But all of this began to change in the 2000s, when scrutiny of Latchford’s behavior increased and authorities became more and more convinced he was involved in the illegal antiquities trade. His partner Emma Bunker also came under suspicion, and it is now believed that many of the Southeast Asian artifacts she helped the Denver Art Museum acquire over the course of her long career were obtained through black market sources (Bunker passed away in 2021 without being officially charged of any crimes).

It wasn’t until 2019 that authorities in the United States finally had enough evidence to indict Latchford for antiquities theft. But the 88-year-old cheated justice by dying before he could be put on trial, and his sudden departure left the authorities scrambling to locate all of his ill-gotten artifacts.

Unwilling to be prosecuted themselves, Latchford’s family members decided to cooperate with law enforcement. They sent five stone and bronze artifacts back to Cambodia in 2021, but turning over the crown jewel collection is their most significant and meaningful action so far.

Cambodia to Art World: “You Stole Our Legacy, Now Send it Back!”

As the investigation into Latchford’s illicit wheeling and dealing continues, the Cambodian government is celebrating the return of the Khmer Empire crown jewels.

"The repatriation of these national treasures opens a new era of understanding and scholarship about the Angkorian empire and its significance to the world," said Cambodian Minister of Culture and Fine Arts Phoeurng Sackona, in a statement released by her agency.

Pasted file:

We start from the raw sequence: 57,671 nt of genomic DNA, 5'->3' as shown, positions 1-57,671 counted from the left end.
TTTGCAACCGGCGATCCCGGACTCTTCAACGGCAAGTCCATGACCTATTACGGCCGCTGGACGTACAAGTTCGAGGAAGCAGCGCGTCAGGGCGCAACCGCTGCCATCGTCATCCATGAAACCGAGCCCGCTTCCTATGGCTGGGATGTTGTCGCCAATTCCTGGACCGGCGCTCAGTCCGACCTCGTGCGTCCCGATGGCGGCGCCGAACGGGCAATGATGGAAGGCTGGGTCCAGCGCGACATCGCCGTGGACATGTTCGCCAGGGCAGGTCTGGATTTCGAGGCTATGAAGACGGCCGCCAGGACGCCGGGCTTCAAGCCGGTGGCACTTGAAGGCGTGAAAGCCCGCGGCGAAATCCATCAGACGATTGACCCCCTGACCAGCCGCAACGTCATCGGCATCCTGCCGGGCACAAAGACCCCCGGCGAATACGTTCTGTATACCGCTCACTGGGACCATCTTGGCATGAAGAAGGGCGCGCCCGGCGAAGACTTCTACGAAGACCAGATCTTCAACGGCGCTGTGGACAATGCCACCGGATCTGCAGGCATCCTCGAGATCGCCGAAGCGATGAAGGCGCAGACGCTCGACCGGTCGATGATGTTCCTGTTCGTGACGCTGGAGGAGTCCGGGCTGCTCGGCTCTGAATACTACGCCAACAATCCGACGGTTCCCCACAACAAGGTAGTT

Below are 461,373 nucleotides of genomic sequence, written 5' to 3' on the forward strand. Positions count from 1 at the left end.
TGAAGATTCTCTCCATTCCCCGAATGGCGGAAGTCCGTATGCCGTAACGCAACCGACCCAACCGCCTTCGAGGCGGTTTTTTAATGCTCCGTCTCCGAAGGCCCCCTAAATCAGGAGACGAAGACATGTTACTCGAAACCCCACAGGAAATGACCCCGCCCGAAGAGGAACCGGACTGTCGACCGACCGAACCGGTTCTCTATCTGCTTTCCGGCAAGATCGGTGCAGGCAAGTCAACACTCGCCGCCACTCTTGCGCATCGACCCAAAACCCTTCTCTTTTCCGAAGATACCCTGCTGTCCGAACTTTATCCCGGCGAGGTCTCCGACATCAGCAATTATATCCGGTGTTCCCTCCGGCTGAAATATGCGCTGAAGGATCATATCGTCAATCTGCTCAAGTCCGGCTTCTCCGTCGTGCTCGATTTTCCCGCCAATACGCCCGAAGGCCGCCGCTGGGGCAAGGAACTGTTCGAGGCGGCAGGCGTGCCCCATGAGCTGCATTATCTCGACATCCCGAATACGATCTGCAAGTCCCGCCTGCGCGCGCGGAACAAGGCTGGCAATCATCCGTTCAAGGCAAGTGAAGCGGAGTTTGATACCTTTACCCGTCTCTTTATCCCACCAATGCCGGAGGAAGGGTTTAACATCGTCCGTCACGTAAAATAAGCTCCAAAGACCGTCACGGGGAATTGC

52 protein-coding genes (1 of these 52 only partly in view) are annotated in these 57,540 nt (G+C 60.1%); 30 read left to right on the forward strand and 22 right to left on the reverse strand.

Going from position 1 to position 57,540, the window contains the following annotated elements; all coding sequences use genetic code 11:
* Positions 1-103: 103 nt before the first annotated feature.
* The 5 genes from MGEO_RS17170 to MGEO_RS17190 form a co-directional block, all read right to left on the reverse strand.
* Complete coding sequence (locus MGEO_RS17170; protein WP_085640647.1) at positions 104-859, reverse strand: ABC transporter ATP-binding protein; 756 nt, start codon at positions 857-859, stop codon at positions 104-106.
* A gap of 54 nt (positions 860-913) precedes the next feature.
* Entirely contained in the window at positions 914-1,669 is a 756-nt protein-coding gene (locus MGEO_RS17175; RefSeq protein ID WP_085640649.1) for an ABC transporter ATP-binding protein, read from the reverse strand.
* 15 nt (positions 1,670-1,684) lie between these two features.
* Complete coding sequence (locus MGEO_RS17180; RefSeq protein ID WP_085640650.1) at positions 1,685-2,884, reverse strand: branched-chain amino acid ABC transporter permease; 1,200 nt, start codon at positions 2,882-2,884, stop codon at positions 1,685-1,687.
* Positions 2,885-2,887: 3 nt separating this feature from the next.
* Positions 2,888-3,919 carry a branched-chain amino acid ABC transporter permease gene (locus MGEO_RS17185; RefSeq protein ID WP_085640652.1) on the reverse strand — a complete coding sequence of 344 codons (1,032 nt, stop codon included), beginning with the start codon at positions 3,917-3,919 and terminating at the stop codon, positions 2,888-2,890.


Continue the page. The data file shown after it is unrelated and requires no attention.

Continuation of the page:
The Minister also called on private collectors, museums and educational institutions to carefully examine their stocks, to make sure they, too, aren’t holding valuable items that were looted from Cambodia’s scores of ancient temples.

"We consider such returns as a noble act, which not only demonstrates important contributions to a nation's culture, but also contributes to the reconciliation and healing of Cambodians who went through decades of civil war," she said.

Top image: A crown from the Khmer Crown jewel collection that has been returned to Cambodia. Source: Cambodian Minister of Culture and Fine Arts

By Nathan Falde



Returning treasures to unstable regimes is simply guaranteeing they get lost again.  Far better to be safe in public/private collections in stable countries!

From stardust I was born, to stardust I shall return

Pete Wagner's picture

The field of Archaeology obviously began as nothing more than grave-robbing (petty theft), but was later transformed into the art of deception as well as a collector's hobby of the ‘elites’ (i.e., tyrants).  

But beyond that, the big question is, how much of these finds were pre-Ice Age/Atlantean era?  Was the so-called ‘Bronze Age’ really just the era of the big finds?  How many metal objects have been drilled into and uranium-radio-metrically core-tested for true dating?

Nobody gets paid to tell the truth.

I think returning these items is the right thing to do.  Long gone are the days when priceless objects from a culture’s history can be stolen for use in a museum, or just to languish in drawers or on shelves.  

These priceless artifacts belong with the culture from which they came, with the caveat that they maintain them properly and not sell them to private individuals.

Nathan Falde's picture


Nathan Falde graduated from American Public University in 2010 with a Bachelors Degree in History, and has a long-standing fascination with ancient history, historical mysteries, mythology, astronomy and esoteric topics of all types. He is a full-time freelance writer from... Read More